Operation Ivory Coast

With the planning stage completed, the next phase of the raid, called Ivory Coast, was ready to swing into ac tion.Air Force Brig. Gen. Leroy J. “Roy” Man - or, a stickler for or ganization, led the group. The National Security Agency (NSA) tracked the NVA air de fense systems and artillery units near by. Also, in addition to the Blackbirds, unmanned Buf fa lo Hunt er “Drones” flew over the camp as well, al though they had to cease fly ing because many feared that the NVA would spot them.

In July, an SR-71 photo recon mis sion Depicted “less active than usual” activity in the camp. On Oct. 3, Son Tay showed very little signs of life. How ever, flights over Dong Hoi, an NVA port and base southeast of Son Tay, were picking up in - creased activity. The planners were scratching their heads. Had the POWs been moved? Had the NVA picked up signs that a raid was I'm minent?

In fact, the POWs had been re lo cat ed to Dong Hoi July 14, but not for the rea - sons the planners had anticipated. The Song Con River, where Son Tay was lo - cat ed, had begun to overflow its banks.
So because of the flooding problem, the prisoners were trans port ed to Dong Hoi.

Operation Kingpin

Operation King pin, the final component of the raid, was approved by Nixon on Nov. 18. Next day, how ev er, Adm. Moorer was notified that it was suspected that the POWs had been transferred.Un for tunate ly, the planners nixed the idea to move on Dong Hoi. Their reason ing was that the raiders had rehearsed on Son Tay all this time and changing to Dong Hoi at the last minute might cause catastrophic results.

On Nov. 21, 1970, at ap proximate ly 11:18 p.m., the Son Tay raid ers, ac com - panied by C-130Es called Com bat Tal - ons, departed Udorn, Thailand, for the final phase of their mission. At the same time, the U.S. Navy began a huge carrier strike against North Vietnam to divert attention away from the raid ing party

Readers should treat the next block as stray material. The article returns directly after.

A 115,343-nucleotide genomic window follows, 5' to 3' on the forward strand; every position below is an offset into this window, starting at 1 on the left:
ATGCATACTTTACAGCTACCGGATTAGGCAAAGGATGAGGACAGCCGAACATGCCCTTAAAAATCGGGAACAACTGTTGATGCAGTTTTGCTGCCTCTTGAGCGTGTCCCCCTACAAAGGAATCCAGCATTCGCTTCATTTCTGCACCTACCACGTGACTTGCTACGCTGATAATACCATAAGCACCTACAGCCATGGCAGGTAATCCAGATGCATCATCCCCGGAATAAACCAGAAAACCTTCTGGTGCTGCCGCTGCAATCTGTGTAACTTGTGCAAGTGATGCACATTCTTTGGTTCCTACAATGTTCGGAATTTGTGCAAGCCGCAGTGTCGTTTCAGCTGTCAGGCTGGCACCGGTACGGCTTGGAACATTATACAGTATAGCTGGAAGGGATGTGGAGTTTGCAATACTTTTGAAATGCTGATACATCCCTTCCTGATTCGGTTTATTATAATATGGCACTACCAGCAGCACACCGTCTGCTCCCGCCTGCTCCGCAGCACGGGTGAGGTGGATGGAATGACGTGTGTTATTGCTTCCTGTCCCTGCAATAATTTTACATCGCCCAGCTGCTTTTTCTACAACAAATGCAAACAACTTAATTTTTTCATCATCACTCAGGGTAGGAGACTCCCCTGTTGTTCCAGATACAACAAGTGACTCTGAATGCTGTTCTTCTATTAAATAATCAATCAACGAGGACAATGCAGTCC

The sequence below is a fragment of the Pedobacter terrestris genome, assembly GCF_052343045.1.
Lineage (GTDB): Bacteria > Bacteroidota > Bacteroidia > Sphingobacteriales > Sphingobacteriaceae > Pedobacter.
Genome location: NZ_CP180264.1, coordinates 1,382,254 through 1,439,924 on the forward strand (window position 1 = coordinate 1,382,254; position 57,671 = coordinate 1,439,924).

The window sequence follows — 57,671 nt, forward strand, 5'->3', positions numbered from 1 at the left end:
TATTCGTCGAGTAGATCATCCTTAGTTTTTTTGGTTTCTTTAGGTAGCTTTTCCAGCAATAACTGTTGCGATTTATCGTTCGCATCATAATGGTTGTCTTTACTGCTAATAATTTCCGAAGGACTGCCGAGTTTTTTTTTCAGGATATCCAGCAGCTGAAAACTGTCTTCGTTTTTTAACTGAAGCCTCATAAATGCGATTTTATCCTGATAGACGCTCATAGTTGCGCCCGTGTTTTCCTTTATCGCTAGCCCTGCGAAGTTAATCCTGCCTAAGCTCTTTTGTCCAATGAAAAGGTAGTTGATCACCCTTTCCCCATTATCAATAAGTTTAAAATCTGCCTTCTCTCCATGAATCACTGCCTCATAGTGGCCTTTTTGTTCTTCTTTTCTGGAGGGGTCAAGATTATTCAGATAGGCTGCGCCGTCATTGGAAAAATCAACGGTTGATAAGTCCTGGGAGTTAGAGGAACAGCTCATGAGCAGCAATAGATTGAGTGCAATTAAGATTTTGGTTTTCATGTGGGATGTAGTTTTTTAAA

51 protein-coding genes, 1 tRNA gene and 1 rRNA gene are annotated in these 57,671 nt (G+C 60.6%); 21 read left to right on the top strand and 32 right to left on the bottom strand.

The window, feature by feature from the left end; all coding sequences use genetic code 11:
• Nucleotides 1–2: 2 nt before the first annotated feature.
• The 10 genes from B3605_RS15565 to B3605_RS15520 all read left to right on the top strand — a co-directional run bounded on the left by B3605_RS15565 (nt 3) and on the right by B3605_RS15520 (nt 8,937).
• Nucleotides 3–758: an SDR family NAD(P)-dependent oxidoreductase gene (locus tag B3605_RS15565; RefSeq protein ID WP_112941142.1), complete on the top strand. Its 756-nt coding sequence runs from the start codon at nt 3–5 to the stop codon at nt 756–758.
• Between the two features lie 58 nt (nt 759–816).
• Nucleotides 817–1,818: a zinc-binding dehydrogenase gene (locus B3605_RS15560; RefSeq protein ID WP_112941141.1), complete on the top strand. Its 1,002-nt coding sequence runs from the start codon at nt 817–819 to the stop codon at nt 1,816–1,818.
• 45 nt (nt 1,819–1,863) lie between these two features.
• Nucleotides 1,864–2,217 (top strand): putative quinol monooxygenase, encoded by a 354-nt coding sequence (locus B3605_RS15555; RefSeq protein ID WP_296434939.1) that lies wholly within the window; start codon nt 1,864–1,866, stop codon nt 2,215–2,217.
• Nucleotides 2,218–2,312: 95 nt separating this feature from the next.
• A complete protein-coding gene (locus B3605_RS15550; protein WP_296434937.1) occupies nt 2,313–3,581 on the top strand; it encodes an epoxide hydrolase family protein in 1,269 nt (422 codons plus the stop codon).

As the group neared the prison, the two “Jolly Greens,” dubbed “Apple 4” and “Apple 5,” hovered at 1,500 feet to act as reserve flareships in the event the C-130s’ flares did not ignite. Suddenly, Col. Frederick M. “Marty” Donohue’s HH-53 helicopter, call sign “Apple 3,” devel oped trouble. Without warning, a yellow trou ble light appeared signaling transmission problems.

Donohue calm ly in formed his co-pi - lot, Capt. Tom Waldron, to “ignore the SOB.” In a nor mal situation, Donohue would have land ed. But this was no normal mission. “Apple 3” kept going. As Donohue’s chop per “floated” across Son Tay’s main compound, the door gunners let loose 4,000 rounds a minute from their mini-guns. The observation tower in the north west section of the camp erupt ed into flames. With that, Donohue Set down at his “holding point” in a rice pad dy just outside the prison.

As Maj. Herb Kalen tried to ne go ti ate a landing inside the com pound, he al - most lost control of his chopper, call sign “Banana 1,” that was carrying the as sault group code-named “Blueboy.” The 40-foot trees that surrounded Son Tay were, in actuality, much larger. “One tree,” a pilot remembered, “must have been 150 feet tall . . . We tore into it like a big lawn mower. There was a tre men - dous vibration . . . And we were down.”

Luckily, only one person was injured; a crew chief suffered a broken ankle.Re gain ing his composure, Special Forces Capt. Richard Meadows scur ried from the downed aircraft and said in a calm voice through his bullhorn: “We’re Amer i cans. Keep your heads down.This is a rescue. Keep your heads down.We’re Americans. Get on the floor. We’ll be in your cells in a minute.”

The raiders sprung into action I'm - me di ate ly. Automatic weapons ripped into the guards. Other NVA, at tempt ing to flee, were cut down as they tried to make their way through the east wall.Four teen men entered the prison to rescue the POWs. However, to their dis appointment, none were found.

Furious Firefights